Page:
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RFID Helps NOCSAE Study Youth Football Helmets

The National Operating Committee on Standards for Athletic Equipment employed EPC Gen 2 passive tags and readers to track the headgear retrieved from youth football groups, in order to carry out tests.
By Claire Swedberg
Jan 31, 2013The National Operating Committee on Standards for Athletic Equipment (NOCSAE), a nonprofit organization dedicated to providing safety standards related to helmets and other equipment, has been employing an RFID-based solution to track football helmets as they are retrieved from local youth football organizations to be tested or refurbished, with an end goal of helping to prevent head injuries for young athletes.

NOCSAE is carrying out the testing on behalf of a consortium of athletic and safety associations. The group’s members include not only NOCSAE, but the U.S. Consumer Product Safety Commission, the National Football League, USA Football, the Centers for Disease Control and Prevention (CDC), the National Athletic Equipment Reconditioners Association (NAERA), the National Collegiate Athletic Association (NCAA), the Sporting Goods Manufacturers Association (SGMA) and helmet makers Rawlings, Riddell, Schutt and Xenith.

The technology, provided by Santa Barbara, Calif., company Serialio.com (pronounced serial IO), consists of passive EPC Gen 2 RFID tags and readers, as well as software to manage the collected read data. NOCSAE used the technology throughout the summer of 2012, to track which helmets were collected by its service providers (helmet-refurbishing companies), and to identify the headgear when NOCSAE later retrieved it for testing.

NOCSAE and several university researchers are currently in the process of investigating how well helmets in use by young athletes meet its standards for protecting them from concussions as they play football. According to Michael Oliver, the organization's executive director and general counsel, the premise that NOCSAE is testing is that the older helmets may not meet its standards, and thus would not provide proper protection against head injuries during football games and practices.


Refurbishing companies attached an Alien Technology RFID tag to each helmet's exterior, and read the tag using a Serialio reader connected, via Bluetooth, to a cell phone.


In 2012, the consortium had launched a program in which they offered to replace helmets for youth football clubs in disadvantaged regions, provided that the headgear was more than 10 years old. In its first year, the program was piloted in four markets: the California Bay Area, Gulf Coast region, northern Ohio and the tri-state region around New York City. NOCSAE hired helmet reconditioning and refurbishing businesses to retrieve the headgear, inspect it and store it for NOCSAE, which would later run tests on some of those helmets, as part of its study.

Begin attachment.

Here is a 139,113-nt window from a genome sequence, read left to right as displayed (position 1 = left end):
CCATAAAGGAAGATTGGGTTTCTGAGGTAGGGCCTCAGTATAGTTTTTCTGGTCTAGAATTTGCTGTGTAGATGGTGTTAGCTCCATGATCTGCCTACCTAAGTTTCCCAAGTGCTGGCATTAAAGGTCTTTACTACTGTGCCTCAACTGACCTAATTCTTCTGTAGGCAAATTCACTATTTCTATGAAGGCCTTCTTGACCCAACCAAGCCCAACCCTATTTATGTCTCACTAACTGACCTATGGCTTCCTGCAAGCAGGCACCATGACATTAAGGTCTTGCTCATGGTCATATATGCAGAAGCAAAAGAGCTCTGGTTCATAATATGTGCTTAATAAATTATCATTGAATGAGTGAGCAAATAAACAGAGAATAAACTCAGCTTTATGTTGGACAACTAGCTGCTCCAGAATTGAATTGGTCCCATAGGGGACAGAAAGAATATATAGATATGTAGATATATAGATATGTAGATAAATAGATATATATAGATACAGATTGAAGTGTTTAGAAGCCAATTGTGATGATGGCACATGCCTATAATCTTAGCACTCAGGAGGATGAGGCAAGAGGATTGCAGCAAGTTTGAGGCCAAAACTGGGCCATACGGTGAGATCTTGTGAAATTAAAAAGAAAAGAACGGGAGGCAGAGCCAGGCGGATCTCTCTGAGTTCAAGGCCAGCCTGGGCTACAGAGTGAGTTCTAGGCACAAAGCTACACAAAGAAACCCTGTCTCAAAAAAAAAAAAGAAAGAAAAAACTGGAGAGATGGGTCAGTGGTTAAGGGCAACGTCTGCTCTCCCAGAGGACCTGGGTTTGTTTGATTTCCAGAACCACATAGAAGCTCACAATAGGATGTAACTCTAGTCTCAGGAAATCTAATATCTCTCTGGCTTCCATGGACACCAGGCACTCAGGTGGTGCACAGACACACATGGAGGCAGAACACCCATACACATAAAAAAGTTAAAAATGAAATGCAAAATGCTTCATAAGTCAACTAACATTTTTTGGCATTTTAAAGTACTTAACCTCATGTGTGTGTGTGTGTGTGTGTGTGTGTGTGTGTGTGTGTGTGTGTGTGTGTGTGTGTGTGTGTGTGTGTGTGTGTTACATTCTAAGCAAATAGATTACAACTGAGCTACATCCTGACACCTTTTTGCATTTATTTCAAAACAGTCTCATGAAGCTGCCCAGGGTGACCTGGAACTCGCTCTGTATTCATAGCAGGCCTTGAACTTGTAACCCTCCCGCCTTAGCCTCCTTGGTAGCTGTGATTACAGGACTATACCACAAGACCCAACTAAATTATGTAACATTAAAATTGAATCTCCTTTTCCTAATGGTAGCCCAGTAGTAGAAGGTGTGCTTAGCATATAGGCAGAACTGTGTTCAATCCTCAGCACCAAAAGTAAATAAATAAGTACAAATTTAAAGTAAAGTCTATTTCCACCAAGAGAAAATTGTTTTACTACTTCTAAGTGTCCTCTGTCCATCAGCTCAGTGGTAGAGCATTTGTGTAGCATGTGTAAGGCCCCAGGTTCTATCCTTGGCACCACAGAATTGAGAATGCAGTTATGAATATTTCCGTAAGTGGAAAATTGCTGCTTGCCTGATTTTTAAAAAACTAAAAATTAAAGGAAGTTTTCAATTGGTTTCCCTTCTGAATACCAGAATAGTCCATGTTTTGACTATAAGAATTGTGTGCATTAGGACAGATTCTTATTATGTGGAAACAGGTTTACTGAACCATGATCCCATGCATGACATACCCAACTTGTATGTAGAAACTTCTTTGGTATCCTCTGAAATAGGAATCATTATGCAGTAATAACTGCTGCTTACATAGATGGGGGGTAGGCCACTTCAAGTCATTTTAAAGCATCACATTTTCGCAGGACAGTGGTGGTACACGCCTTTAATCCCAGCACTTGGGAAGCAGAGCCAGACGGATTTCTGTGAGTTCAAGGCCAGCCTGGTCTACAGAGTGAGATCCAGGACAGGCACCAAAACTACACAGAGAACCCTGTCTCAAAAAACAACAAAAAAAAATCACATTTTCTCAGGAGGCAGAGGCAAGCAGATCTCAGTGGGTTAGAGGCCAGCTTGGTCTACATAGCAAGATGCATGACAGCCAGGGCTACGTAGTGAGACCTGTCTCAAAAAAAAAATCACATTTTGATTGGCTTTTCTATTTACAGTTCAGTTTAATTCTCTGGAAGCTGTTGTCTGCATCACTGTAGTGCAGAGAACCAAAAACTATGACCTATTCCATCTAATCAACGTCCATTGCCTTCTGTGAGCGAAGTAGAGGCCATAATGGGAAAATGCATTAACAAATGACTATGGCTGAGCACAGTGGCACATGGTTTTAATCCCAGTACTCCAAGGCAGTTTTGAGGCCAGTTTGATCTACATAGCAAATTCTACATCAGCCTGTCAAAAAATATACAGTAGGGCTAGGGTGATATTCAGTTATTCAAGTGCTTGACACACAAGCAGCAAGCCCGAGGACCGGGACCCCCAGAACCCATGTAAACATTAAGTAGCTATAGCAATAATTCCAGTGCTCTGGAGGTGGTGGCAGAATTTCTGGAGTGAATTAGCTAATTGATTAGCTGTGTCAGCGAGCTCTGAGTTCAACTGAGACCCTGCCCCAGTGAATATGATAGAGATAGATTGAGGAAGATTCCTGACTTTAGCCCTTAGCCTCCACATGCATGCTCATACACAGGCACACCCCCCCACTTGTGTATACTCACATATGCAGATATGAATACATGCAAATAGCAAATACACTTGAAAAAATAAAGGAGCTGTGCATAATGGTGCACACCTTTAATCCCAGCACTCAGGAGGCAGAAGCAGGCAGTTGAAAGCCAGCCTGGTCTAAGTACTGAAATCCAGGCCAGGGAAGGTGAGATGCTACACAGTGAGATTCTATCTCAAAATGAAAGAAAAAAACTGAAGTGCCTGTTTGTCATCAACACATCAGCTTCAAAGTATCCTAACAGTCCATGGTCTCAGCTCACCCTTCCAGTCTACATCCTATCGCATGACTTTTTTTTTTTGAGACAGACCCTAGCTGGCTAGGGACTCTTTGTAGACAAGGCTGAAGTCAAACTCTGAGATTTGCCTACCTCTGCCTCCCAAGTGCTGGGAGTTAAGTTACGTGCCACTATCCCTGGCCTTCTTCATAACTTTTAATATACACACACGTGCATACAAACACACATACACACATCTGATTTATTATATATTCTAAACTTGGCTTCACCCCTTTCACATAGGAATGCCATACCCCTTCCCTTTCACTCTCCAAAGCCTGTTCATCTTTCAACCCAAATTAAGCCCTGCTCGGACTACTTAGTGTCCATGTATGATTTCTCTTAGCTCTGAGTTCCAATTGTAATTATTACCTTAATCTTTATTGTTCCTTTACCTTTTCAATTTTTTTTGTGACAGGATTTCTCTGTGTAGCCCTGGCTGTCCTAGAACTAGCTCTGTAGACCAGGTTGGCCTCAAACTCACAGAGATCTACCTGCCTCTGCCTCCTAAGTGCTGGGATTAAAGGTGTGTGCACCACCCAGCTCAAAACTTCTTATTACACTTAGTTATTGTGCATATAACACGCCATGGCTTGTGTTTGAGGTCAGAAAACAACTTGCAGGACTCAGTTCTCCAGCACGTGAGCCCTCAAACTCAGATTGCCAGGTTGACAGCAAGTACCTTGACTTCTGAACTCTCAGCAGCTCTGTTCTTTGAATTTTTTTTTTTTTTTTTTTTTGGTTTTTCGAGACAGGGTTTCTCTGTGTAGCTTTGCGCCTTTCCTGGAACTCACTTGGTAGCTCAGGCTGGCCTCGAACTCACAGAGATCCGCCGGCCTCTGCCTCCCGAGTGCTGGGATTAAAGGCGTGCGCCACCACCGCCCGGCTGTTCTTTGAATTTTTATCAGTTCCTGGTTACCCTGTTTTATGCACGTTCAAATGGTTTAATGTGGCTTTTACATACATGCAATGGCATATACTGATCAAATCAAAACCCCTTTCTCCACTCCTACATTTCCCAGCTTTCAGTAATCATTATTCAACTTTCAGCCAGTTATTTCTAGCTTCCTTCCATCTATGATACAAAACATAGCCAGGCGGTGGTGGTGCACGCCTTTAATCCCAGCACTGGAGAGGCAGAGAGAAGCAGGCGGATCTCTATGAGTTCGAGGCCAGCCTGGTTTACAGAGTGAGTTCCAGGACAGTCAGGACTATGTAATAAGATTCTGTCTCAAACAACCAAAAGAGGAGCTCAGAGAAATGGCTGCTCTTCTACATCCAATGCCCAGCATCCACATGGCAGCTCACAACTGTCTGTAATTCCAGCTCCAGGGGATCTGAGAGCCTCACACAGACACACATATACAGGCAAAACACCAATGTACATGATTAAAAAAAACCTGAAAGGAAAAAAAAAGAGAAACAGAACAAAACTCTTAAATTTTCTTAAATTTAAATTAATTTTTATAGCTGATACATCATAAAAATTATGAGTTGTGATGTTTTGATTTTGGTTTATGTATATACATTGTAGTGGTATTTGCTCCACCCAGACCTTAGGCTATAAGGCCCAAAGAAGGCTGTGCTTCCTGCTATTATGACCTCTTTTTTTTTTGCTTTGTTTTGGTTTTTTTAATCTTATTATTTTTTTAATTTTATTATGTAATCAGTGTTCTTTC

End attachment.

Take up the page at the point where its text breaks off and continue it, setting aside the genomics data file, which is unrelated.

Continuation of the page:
The research project required a database that could record details regarding each individual helmet, Oliver says, as well as make it easy for NOCSAE to later locate that helmet. He determined that RFID would be the best solution for such a venture, since the technology could not only enable a user equipped with a handheld reader to identify each helmet, but would also make a particular helmet easy to later locate using a Geiger-counter mode on the handheld reader.

Serialio provided seven of its Scanfob handhelds (manufactured by Tertium Technology), and its MobileGrid software solution, says Dave Boydston, Serialio's president. Upon picking up the helmets, the refurbishing companies transported them to their own facilities, attached an Alien Technology adhesive tag (measuring 3 inches by 1 inch) to each helmet's exterior, and read the tag using the Serialio interrogator. That data was then transmitted, via a Bluetooth connection, to a mobile phone and back to a server. At the end of the day, the information was updated on a Microsoft Excel spreadsheet in which each helmet's make, model, manufacturing date and RFID number were stored, along with data indicating who had possession of the helmet.

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